The new film "About Time," starring Rachel McAdams, is a romantic drama involving time travel. Entertainment Weekly's Owen Gleiberman filed the following report for NY1.
Starting in the late '90s, there was a cute little trendlet of romantic dramas, movies like "Sliding Doors" and "Kate & Leopold," that took off from premises right out of science-fiction fantasy. Only the movies, in spirit, weren't sci-fi. They were closer to sweet fables of destiny.
Richard Curtis' "About Time" is a movie very much in that tradition. Curtis, the acclaimed screenwriter of "Notting Hill" and director of "Love Actually," is a wistfully grounded romantic, and in "About Time," he treats his supernatural hook as casually as possible, to make us believe: Yes, that's just what it would feel like.
Tim, played by the likable gawky Domhnall Gleeson, comes from a nice, comfortable British family, and he has no serious worries, except that he's a romantic fumbler. He gets his chance to up his game when his retired professor father, played by Bill Nighy, summons him on his 21st birthday to reveal a major secret: The men in their family all have the ability to go back in time. Tim learns that he can revisit any point in his life that didn't work out well and re-do it to his design.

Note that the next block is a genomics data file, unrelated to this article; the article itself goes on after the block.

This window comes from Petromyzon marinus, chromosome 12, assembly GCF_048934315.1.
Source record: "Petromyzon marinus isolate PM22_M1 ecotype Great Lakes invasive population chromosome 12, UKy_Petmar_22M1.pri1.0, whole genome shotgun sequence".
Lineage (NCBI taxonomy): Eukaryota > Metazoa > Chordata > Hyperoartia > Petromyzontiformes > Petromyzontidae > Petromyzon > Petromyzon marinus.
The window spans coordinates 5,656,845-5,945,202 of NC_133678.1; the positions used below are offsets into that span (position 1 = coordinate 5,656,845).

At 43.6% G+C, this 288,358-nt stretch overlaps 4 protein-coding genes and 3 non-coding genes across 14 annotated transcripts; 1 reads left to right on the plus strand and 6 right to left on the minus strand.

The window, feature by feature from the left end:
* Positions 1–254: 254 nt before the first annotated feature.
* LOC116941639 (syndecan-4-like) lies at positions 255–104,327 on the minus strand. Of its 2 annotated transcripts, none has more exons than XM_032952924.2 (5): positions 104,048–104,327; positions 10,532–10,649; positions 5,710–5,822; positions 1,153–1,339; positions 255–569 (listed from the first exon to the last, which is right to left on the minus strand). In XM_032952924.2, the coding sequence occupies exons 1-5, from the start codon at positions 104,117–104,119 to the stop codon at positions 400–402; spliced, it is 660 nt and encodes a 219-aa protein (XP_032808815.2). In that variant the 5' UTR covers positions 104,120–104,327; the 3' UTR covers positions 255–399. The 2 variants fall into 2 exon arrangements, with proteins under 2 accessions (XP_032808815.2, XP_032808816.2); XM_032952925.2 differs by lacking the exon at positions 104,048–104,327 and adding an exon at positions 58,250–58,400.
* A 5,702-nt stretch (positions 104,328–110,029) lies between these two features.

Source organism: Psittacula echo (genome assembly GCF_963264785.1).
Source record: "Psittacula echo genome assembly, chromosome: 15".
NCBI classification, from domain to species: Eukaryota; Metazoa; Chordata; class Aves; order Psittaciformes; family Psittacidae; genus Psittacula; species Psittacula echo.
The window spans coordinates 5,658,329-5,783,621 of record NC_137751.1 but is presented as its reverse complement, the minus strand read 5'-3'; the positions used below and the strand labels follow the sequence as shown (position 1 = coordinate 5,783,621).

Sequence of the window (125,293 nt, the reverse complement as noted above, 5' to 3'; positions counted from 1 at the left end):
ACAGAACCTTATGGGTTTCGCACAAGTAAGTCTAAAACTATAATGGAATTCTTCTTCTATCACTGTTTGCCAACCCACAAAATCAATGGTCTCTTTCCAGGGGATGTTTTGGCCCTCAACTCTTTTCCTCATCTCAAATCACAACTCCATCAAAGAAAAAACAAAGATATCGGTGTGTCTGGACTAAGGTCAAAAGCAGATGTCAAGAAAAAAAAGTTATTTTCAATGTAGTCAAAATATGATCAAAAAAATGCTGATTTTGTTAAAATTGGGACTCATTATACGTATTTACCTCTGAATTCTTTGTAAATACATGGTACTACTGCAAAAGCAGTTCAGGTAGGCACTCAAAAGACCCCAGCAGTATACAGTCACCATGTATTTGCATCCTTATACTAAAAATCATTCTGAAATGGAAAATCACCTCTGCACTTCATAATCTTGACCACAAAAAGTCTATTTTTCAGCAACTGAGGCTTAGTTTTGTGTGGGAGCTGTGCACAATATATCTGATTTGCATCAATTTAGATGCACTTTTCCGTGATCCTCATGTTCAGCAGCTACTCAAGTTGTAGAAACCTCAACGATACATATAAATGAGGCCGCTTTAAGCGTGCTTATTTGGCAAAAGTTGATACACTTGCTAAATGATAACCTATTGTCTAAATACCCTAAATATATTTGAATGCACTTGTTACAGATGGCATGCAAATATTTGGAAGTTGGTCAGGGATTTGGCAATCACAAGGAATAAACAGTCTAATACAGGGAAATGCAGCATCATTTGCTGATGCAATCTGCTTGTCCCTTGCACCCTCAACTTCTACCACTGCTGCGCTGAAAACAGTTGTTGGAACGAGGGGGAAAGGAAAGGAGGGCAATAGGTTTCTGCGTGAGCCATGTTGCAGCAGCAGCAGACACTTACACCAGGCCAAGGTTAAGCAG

Tim's dad warns him to use his gift modestly - not, for instance, to acquire wealth with it - and Tim learns that he can't make someone fall in love with him. But he can guide the process, and that's just what he does with Mary, a fetching American played by Rachel McAdams. "About Time" is the story of their courtship, marriage, and what happens after they become parents.
Is there a downside to Tim's ability? Not much of one, and that may be why "About Time," after an enchanting first half, settles into a mode of anecdotal family soap opera that is more affectionate than dramatic. Gleeson and McAdams make a touching, lifelike couple, but by the time the movie starts telling us to live each day as if we were going back and doing it all over again, you may feel that Curtis has mistaken hokum for wisdom.